Remembering Rochester’s Regiment: Preservationists to save land in Virginia

By on December 3, 2018
Rochester’s 140th was a zouave unit, wearing fez caps and turbans, short jackets, baggy pantaloons and leggings, of an Algerian influence – a popular style at the time. Photo credit: Guy DeMasi.

Rochester’s 140th was a zouave unit, wearing fez caps and turbans, short jackets, baggy pantaloons and leggings, of an Algerian influence – a popular style at the time. Photo credit: Guy DeMasi.

“We are trying to save land in Virginia where boys from Rochester fought, and in some cases were captured, wounded, or killed”, said Tom Van Winkle, president of the land preservation and conservation group The Central Virginia Battlefields Trust (CVBT). Rochester’s own 140th New York Infantry fought on battlefield property the CVBT is now saving. “Although CVBT is based in Spotsylvania County, Virginia, we have a national following, and we want it to grow. We are in a race with time to save historic greenspace in this county where people from Rochester fought for the preservation of the Union and we are asking for your help,” said Chris Mackowski, professor at St. Bonaventure University and CVBT board member.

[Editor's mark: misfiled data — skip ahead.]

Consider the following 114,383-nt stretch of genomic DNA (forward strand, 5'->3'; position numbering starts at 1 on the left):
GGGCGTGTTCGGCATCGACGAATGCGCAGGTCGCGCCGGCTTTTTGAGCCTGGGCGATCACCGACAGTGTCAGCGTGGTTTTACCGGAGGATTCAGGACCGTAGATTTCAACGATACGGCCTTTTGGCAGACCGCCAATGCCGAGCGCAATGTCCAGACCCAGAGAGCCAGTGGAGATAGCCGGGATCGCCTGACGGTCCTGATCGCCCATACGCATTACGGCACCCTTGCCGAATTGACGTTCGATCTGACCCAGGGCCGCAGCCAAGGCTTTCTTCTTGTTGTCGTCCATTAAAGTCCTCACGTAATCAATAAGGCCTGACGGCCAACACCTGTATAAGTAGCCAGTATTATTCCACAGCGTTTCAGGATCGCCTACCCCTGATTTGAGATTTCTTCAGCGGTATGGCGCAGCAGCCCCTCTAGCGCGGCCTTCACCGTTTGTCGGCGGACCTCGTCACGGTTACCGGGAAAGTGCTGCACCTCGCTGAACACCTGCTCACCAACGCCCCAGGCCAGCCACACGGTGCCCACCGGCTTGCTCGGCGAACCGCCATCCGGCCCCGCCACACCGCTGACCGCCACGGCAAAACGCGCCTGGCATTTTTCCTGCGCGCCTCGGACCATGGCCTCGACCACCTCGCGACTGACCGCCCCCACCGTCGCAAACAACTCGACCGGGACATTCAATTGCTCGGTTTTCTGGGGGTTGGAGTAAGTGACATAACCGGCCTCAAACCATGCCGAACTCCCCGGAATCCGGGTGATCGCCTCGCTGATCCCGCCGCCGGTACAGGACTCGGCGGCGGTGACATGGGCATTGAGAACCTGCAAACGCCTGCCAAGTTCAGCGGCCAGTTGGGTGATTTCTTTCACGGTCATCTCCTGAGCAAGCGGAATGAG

Since 1996, the CVBT has saved over 1,300 acres of “battlefield greenspace” from America’s bloodiest conflict — in the country’s bloodiest county – Spotsylvania – where over 750,000 soldiers fought and 110,000 fell in four battles in a mere 18 months. “Major newsgroups were publishing reports from ‘The Front’ regularly in Spotsylvania. Many Americans would know very well the names of the county’s battlefields – Fredericksburg, Chancellorsville, ‘The Wilderness’, and Spotsylvania Court House – in addition to the local names of the roads, rivers, farms, that were fought over,” said CVBT board member Pete Kolakowski.  All four of those battlefields are ranked in the top ten deadliest battles of the Civil War.

The race with time to save this battlefield land has accelerated by the fact that Spotsylvania County, being just 60 miles from Washington, DC, has been one of the fastest growing areas in the United States. In Spotsylvania, the roads have been becoming choked with rising traffic congestion. Those same roads were also where massive armies marched, and bled over in the 1860s – a quandary for preservation and conservation groups.